I smuggled home-cooked food for you into your cell. I shared my cigarettes with you. I lied and deceived so that you could talk to your relatives on the phone. I begged your interrogators for some humanity. I fabricated stories of your close relative being hospitalized, so that you could meet your family in the safe environs at these places for the ill.
I always maintained the belief that you were being used, misused and abused. I always understood that your naïve, youthful, passionate passion was nothing but a small pawn in the big chess-game of national interests.
National interests, oblivious to yours and my insignificant, petty interests. Based on which divinity did you derive the audacity to consider me separate from this society? I live here. My children will grow up here. Grooms for my daughters will come from this very society. This Kashmir is equally mine as it is yours.
Like all Kashmiris, the ills of this society are as much mine as they are yours. I too, face corruption. I too, face abuses and threats. I too, face stones. My parents also need medicines. My wife boards the same bus like your sister. The windshields of my loaned car are not pardoned from stones, pelted by misguided youth. Whether Hartal or Curfew, my children are also deprived of education.
I too, suffer. Like all others who suffer. At times because of you and at times because of them. Wearing a uniform does not give me privileges. Wearing a uniform does not make me King.
A transfer costs me 30,000 Rupees. Irrespective of grade and rank, 1 lakh policemen in the State of Jammu & Kashmir deposit 322 Rupees from their salary into the Police Welfare Fund. 200 Rupees is paid by us for tickets for the Police Welfare Mela. 100 Rupees is deducted from our salary whenever a DSP party needs to be organized. If our ration costs 1000 Rupees a month, the deduction from our salary will be 2000 Rupees. Releasing an amount from our own GP-Fund is only possible if the officer in charge is paid 2000 Rupees or more. According to the seniors, their hands are tied. The shares go up the chain, until they reach the highest offices.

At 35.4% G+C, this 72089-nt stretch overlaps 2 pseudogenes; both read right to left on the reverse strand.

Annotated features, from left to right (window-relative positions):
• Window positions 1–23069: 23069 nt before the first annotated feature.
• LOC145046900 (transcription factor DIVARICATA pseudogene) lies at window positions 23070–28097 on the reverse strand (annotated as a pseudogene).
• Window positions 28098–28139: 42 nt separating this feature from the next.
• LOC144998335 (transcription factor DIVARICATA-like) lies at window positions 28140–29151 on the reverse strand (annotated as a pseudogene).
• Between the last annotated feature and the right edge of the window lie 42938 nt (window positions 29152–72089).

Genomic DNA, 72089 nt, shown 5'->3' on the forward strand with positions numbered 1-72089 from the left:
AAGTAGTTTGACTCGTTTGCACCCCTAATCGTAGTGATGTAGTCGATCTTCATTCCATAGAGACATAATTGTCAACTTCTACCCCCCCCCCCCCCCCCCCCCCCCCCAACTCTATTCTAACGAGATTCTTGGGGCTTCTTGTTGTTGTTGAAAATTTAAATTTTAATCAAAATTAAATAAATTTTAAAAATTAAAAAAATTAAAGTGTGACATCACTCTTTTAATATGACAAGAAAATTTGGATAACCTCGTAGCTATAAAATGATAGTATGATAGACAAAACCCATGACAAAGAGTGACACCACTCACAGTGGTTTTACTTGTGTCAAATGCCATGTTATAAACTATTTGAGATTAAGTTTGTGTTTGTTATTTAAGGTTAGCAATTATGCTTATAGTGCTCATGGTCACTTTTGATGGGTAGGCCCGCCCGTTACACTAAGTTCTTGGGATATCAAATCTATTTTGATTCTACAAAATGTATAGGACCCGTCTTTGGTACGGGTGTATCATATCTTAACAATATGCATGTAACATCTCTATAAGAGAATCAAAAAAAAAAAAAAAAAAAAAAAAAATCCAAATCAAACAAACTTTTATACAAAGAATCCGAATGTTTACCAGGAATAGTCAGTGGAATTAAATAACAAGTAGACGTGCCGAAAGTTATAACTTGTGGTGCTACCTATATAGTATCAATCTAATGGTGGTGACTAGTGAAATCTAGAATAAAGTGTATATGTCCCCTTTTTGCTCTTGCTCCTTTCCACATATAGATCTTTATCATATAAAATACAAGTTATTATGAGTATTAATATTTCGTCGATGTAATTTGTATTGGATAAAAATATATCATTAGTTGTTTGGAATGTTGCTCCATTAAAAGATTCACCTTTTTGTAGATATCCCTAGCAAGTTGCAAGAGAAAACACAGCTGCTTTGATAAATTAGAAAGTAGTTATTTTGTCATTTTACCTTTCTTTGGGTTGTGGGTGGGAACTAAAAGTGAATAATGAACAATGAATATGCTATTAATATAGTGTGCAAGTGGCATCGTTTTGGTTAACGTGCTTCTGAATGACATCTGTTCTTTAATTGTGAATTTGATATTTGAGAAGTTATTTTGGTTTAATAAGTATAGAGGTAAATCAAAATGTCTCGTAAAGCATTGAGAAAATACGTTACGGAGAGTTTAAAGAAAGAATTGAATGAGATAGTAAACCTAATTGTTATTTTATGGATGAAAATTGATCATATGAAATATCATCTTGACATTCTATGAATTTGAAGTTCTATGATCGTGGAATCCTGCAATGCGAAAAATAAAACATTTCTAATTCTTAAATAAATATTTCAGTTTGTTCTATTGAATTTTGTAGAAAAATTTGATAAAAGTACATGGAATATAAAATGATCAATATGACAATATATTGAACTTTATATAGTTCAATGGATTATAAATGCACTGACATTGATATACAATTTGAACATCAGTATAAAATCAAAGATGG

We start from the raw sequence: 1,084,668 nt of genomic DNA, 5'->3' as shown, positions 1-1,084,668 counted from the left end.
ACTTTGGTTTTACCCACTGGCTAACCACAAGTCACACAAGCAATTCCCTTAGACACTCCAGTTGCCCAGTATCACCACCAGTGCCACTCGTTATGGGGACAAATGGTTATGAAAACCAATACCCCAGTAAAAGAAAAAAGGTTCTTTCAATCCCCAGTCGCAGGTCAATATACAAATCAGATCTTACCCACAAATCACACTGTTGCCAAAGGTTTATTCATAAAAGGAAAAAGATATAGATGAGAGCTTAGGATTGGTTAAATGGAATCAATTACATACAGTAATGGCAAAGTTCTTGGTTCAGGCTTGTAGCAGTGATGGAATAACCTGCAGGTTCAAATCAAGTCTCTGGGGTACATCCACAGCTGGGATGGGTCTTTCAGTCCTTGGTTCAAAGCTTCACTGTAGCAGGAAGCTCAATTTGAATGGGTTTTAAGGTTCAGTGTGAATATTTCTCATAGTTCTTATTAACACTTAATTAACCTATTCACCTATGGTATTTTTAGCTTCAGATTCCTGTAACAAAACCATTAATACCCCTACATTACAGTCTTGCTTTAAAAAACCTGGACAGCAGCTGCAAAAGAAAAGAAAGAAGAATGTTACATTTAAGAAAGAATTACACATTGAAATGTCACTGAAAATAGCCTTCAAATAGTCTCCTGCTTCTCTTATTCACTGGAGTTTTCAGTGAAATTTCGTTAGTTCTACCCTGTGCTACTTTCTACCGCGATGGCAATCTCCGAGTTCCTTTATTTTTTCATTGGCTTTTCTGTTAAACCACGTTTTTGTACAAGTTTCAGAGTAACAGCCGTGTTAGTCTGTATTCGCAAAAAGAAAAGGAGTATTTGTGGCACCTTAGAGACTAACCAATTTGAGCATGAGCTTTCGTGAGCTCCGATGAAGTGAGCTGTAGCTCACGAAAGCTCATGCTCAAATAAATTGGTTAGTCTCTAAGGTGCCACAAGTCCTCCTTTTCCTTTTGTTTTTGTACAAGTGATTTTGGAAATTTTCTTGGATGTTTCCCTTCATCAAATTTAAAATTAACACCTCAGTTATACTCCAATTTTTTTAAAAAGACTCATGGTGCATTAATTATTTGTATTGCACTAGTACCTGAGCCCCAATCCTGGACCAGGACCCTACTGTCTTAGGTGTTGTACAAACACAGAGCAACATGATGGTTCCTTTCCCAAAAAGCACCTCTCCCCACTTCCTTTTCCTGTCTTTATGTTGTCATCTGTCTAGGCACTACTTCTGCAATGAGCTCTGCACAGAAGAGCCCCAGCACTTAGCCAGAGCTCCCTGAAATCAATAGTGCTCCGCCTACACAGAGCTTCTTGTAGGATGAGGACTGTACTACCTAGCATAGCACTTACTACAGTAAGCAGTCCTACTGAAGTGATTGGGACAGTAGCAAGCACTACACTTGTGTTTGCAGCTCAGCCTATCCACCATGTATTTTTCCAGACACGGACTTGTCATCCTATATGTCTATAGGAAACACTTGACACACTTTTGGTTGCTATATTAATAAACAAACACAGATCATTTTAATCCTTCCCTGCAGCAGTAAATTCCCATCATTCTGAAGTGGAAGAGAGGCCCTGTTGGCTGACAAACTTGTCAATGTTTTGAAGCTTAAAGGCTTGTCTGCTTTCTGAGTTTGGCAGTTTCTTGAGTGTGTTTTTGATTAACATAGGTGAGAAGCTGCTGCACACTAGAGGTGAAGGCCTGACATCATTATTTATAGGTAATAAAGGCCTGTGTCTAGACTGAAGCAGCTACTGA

I too am a victim of black sheep. Of corruption which has become the norm in our society. A norm to which I have to adhere. Like everyone else. Wouldn’t you agree that we Kashmiris remain strange and perhaps hypocritical people? We hate the government so much. We detest it and everything that is remotely connected to it, to the core. Yet, we would never want to let go of the perks this hate accompanies.
We will collectively observe Hartal when a militant gets killed, irrespective of whether he belonged to this land or not, but we will not even dare to publicly condemn the killing of the many Nazir Ahmeds and Ghulam Mohammed Bhats of this soil.
Common Kashmiris will readily offer bribes of up to 5 Lakh Rupees for inclusion into the police-force as a simple Constable, yet we will conveniently call every policeman a traitor. We will search and prefer grooms with government jobs for our daughters. While discussing the suitable match, we will shamelessly enquire, ‘pethwen aamdani kuta chus?’ (what does he earn on top of his regular official salary?).